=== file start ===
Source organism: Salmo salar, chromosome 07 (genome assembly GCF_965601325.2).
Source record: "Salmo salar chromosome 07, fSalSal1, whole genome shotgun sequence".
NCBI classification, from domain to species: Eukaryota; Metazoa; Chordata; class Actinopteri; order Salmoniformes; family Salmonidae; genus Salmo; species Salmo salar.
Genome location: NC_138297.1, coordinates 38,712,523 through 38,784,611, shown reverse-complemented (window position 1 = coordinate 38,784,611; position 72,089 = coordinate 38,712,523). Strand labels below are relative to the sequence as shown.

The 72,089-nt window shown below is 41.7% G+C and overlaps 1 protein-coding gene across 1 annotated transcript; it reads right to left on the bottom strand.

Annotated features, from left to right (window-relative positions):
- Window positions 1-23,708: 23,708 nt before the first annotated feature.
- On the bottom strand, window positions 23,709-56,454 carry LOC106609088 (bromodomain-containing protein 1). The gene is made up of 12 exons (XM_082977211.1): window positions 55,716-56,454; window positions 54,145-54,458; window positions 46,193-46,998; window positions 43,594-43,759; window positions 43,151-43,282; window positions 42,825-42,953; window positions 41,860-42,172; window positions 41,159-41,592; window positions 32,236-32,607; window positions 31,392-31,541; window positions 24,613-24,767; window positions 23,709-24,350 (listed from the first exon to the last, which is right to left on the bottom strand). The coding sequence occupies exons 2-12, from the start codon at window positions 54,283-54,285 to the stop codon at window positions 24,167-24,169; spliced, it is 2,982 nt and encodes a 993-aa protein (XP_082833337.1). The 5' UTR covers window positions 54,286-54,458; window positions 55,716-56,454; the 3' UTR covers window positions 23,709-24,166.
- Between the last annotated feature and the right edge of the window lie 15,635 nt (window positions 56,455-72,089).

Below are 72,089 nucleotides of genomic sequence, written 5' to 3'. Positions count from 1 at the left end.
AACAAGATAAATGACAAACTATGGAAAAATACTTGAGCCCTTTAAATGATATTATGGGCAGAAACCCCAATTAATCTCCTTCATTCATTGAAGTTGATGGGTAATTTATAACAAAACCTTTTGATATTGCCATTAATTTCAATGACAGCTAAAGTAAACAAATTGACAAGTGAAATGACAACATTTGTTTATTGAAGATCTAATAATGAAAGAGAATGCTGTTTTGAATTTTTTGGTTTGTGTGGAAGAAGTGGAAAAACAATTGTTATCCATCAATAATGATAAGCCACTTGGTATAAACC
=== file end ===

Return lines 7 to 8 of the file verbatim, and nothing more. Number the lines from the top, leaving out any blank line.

- Window positions 1-23,708: 23,708 nt before the first annotated feature.
- On the bottom strand, window positions 23,709-56,454 carry LOC106609088 (bromodomain-containing protein 1). The gene is made up of 12 exons (XM_082977211.1): window positions 55,716-56,454; window positions 54,145-54,458; window positions 46,193-46,998; window positions 43,594-43,759; window positions 43,151-43,282; window positions 42,825-42,953; window positions 41,860-42,172; window positions 41,159-41,592; window positions 32,236-32,607; window positions 31,392-31,541; window positions 24,613-24,767; window positions 23,709-24,350 (listed from the first exon to the last, which is right to left on the bottom strand). The coding sequence occupies exons 2-12, from the start codon at window positions 54,283-54,285 to the stop codon at window positions 24,167-24,169; spliced, it is 2,982 nt and encodes a 993-aa protein (XP_082833337.1). The 5' UTR covers window positions 54,286-54,458; window positions 55,716-56,454; the 3' UTR covers window positions 23,709-24,166.